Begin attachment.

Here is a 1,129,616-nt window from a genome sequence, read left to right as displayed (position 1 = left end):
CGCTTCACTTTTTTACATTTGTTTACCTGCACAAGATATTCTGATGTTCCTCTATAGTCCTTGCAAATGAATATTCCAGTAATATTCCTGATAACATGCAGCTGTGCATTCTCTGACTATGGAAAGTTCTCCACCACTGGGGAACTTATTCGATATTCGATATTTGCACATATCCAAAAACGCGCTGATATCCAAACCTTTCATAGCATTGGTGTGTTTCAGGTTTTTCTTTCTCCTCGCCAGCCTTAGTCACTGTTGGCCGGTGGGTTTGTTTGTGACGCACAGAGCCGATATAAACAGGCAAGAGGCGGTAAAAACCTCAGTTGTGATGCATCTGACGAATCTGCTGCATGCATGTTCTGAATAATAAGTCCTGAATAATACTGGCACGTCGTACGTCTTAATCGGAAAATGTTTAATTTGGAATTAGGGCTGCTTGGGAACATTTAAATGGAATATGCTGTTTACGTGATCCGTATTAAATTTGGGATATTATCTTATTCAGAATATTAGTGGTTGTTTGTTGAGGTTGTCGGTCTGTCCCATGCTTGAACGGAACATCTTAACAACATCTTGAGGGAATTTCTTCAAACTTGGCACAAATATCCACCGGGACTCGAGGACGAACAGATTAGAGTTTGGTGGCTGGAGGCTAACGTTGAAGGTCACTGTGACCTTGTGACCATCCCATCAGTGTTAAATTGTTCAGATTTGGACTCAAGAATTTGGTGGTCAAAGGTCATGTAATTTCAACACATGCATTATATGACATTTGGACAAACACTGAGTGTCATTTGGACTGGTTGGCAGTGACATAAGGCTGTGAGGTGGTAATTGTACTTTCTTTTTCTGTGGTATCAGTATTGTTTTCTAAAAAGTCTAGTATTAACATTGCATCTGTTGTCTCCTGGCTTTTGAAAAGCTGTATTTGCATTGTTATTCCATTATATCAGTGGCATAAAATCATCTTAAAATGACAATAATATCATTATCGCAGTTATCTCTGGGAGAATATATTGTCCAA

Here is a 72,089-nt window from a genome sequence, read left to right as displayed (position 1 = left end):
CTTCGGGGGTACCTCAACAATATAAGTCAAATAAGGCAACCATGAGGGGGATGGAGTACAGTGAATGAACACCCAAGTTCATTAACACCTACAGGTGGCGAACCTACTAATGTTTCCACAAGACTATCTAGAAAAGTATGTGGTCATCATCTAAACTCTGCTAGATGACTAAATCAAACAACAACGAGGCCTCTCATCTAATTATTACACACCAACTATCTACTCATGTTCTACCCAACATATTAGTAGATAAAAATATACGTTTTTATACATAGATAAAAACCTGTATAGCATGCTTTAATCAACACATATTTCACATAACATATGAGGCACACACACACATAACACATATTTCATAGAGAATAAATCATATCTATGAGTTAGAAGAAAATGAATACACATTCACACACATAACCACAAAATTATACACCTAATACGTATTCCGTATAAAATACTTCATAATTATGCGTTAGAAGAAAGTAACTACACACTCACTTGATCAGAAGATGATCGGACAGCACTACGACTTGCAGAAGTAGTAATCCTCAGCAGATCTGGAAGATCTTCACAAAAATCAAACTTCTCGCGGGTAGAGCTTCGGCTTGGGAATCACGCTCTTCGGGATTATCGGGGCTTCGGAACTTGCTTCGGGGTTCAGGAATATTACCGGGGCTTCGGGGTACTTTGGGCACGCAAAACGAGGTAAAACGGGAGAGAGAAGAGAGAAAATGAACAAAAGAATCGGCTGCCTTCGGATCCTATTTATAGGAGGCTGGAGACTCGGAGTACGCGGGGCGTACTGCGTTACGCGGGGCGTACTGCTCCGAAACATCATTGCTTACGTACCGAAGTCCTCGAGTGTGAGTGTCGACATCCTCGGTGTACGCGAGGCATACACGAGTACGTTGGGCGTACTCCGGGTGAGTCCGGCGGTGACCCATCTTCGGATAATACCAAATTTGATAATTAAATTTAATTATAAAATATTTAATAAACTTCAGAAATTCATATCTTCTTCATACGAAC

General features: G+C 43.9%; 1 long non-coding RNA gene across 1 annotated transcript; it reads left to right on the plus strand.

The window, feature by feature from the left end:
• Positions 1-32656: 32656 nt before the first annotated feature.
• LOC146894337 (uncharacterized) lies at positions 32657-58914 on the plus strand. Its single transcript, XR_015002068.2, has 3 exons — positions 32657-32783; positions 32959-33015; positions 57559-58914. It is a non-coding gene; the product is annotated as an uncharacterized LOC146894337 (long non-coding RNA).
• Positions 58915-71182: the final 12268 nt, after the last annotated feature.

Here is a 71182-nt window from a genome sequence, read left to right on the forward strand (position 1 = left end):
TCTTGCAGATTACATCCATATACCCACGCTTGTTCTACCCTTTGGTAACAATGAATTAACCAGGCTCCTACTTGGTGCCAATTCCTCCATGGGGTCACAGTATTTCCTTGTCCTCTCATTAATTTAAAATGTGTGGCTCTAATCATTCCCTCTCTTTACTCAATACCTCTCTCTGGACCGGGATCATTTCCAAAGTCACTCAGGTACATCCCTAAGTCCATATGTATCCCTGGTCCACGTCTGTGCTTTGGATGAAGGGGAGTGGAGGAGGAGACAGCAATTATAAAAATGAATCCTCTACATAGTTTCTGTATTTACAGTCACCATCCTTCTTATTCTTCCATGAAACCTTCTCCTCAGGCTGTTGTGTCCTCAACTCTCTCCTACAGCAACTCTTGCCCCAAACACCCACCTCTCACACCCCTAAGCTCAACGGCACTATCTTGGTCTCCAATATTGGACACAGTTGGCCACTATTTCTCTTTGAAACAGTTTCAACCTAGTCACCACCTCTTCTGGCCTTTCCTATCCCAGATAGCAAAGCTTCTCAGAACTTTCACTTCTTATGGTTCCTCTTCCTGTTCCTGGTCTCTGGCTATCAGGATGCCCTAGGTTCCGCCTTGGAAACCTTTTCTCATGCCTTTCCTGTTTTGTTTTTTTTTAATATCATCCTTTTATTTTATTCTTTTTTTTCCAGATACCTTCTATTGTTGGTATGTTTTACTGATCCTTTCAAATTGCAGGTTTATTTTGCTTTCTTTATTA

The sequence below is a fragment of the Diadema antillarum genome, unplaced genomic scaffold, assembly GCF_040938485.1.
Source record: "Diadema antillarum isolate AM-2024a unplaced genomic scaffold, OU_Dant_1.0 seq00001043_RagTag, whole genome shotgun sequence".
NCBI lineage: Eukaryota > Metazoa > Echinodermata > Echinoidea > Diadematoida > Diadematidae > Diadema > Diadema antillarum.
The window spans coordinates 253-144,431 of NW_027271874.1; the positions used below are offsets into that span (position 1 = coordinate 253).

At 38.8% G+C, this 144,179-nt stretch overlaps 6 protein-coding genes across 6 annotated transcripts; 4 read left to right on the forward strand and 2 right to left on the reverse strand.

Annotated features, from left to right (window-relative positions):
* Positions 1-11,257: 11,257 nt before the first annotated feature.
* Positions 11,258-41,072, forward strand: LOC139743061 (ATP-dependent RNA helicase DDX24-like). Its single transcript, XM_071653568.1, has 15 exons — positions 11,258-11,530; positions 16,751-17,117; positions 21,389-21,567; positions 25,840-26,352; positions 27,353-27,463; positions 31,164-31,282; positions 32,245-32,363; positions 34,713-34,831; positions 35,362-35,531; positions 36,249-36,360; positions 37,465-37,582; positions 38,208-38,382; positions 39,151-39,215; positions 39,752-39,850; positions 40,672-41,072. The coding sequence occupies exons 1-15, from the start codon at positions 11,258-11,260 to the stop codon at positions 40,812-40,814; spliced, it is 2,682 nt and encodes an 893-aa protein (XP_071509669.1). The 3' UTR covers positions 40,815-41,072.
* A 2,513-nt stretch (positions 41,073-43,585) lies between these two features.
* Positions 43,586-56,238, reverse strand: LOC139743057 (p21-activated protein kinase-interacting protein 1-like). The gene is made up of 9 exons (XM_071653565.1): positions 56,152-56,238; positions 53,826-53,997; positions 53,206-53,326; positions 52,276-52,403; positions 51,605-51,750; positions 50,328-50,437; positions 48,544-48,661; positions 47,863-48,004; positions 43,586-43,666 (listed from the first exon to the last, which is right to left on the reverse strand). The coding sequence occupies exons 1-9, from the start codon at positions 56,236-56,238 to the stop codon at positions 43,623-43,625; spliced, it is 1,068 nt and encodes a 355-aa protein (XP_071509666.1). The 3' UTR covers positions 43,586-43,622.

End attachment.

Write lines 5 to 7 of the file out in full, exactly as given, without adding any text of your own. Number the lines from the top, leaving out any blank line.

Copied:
General features: G+C 43.9%; 1 long non-coding RNA gene across 1 annotated transcript; it reads left to right on the plus strand.

The window, feature by feature from the left end:
• Positions 1-32656: 32656 nt before the first annotated feature.